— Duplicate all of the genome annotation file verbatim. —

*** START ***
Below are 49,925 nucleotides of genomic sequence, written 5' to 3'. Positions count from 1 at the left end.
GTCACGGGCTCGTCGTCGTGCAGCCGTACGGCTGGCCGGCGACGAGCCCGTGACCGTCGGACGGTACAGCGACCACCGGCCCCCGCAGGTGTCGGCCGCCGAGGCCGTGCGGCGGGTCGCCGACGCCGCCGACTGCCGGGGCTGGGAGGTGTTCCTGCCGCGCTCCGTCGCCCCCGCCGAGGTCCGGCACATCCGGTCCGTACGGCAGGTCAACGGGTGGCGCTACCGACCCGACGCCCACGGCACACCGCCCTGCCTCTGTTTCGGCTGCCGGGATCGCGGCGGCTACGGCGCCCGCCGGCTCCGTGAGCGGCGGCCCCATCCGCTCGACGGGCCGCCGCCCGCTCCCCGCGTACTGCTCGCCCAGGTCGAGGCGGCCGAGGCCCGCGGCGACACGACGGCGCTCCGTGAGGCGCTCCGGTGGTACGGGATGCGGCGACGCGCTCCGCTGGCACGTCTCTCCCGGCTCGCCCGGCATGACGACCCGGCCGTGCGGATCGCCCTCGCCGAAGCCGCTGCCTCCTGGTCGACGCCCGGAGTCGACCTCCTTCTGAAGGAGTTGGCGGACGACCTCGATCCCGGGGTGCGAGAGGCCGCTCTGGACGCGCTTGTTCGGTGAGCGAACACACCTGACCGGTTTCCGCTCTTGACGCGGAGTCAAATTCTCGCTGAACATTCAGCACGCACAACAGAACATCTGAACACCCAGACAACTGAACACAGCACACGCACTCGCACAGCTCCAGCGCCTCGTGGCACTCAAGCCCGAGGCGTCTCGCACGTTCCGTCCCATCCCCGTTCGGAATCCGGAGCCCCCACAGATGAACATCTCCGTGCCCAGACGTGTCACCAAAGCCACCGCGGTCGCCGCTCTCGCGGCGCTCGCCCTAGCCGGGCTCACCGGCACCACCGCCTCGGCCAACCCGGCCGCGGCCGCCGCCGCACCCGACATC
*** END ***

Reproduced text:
Below are 49,925 nucleotides of genomic sequence, written 5' to 3'. Positions count from 1 at the left end.
GTCACGGGCTCGTCGTCGTGCAGCCGTACGGCTGGCCGGCGACGAGCCCGTGACCGTCGGACGGTACAGCGACCACCGGCCCCCGCAGGTGTCGGCCGCCGAGGCCGTGCGGCGGGTCGCCGACGCCGCCGACTGCCGGGGCTGGGAGGTGTTCCTGCCGCGCTCCGTCGCCCCCGCCGAGGTCCGGCACATCCGGTCCGTACGGCAGGTCAACGGGTGGCGCTACCGACCCGACGCCCACGGCACACCGCCCTGCCTCTGTTTCGGCTGCCGGGATCGCGGCGGCTACGGCGCCCGCCGGCTCCGTGAGCGGCGGCCCCATCCGCTCGACGGGCCGCCGCCCGCTCCCCGCGTACTGCTCGCCCAGGTCGAGGCGGCCGAGGCCCGCGGCGACACGACGGCGCTCCGTGAGGCGCTCCGGTGGTACGGGATGCGGCGACGCGCTCCGCTGGCACGTCTCTCCCGGCTCGCCCGGCATGACGACCCGGCCGTGCGGATCGCCCTCGCCGAAGCCGCTGCCTCCTGGTCGACGCCCGGAGTCGACCTCCTTCTGAAGGAGTTGGCGGACGACCTCGATCCCGGGGTGCGAGAGGCCGCTCTGGACGCGCTTGTTCGGTGAGCGAACACACCTGACCGGTTTCCGCTCTTGACGCGGAGTCAAATTCTCGCTGAACATTCAGCACGCACAACAGAACATCTGAACACCCAGACAACTGAACACAGCACACGCACTCGCACAGCTCCAGCGCCTCGTGGCACTCAAGCCCGAGGCGTCTCGCACGTTCCGTCCCATCCCCGTTCGGAATCCGGAGCCCCCACAGATGAACATCTCCGTGCCCAGACGTGTCACCAAAGCCACCGCGGTCGCCGCTCTCGCGGCGCTCGCCCTAGCCGGGCTCACCGGCACCACCGCCTCGGCCAACCCGGCCGCGGCCGCCGCCGCACCCGACATC